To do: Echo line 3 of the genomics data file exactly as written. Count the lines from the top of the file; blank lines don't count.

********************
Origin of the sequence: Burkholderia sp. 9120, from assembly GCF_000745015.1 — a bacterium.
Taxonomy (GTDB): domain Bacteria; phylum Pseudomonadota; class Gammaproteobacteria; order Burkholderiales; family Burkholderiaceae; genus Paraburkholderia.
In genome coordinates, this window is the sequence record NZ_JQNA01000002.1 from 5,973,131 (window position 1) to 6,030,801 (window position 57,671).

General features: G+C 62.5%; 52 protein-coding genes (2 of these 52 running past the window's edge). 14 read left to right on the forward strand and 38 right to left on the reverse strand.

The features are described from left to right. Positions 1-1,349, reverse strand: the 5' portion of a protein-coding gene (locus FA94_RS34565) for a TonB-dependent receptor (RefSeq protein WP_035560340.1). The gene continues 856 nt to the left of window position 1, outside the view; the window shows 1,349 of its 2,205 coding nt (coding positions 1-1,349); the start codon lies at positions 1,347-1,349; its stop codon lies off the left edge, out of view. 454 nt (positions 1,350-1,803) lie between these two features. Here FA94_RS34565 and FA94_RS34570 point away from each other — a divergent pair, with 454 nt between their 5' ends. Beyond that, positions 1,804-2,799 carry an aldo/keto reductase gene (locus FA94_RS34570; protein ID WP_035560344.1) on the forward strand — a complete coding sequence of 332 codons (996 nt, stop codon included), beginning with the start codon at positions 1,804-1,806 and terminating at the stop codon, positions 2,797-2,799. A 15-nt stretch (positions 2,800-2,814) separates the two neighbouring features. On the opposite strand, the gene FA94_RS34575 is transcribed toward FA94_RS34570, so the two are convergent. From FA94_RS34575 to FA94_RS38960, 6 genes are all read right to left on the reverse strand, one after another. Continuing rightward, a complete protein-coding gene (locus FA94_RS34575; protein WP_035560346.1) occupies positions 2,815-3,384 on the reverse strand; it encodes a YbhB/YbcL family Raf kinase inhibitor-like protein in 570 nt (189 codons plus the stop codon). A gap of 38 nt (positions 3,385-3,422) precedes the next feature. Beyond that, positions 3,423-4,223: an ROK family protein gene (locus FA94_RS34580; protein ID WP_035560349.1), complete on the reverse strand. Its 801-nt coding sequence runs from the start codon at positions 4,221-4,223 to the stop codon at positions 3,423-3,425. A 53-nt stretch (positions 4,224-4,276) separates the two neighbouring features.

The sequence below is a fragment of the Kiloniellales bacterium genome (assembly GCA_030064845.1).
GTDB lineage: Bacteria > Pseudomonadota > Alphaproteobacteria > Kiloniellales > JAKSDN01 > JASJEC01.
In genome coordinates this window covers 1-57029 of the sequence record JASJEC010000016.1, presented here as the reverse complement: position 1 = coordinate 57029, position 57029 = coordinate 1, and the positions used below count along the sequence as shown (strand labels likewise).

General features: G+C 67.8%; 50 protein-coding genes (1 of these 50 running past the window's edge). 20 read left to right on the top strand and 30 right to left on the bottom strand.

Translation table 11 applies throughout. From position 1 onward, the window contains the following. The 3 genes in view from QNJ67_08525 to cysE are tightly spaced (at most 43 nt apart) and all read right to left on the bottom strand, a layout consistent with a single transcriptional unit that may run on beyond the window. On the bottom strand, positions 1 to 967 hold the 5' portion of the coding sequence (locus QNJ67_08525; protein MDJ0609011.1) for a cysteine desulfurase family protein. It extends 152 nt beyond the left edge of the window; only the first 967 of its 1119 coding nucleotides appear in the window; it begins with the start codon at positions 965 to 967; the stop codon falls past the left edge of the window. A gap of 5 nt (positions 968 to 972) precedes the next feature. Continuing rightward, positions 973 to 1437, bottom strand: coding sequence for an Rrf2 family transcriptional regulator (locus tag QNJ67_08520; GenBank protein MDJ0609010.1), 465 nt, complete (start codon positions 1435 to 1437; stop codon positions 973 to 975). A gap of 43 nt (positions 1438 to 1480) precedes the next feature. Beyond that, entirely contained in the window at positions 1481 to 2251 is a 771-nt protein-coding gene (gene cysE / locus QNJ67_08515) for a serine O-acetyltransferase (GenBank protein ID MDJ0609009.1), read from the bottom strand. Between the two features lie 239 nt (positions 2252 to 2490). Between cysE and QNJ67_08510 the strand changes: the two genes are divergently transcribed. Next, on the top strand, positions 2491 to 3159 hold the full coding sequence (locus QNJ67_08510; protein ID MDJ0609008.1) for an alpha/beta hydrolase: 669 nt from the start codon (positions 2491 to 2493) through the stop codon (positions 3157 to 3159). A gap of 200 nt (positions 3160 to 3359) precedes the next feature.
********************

In genome coordinates, this window is the sequence record NZ_JQNA01000002.1 from 5,973,131 (window position 1) to 6,030,801 (window position 57,671).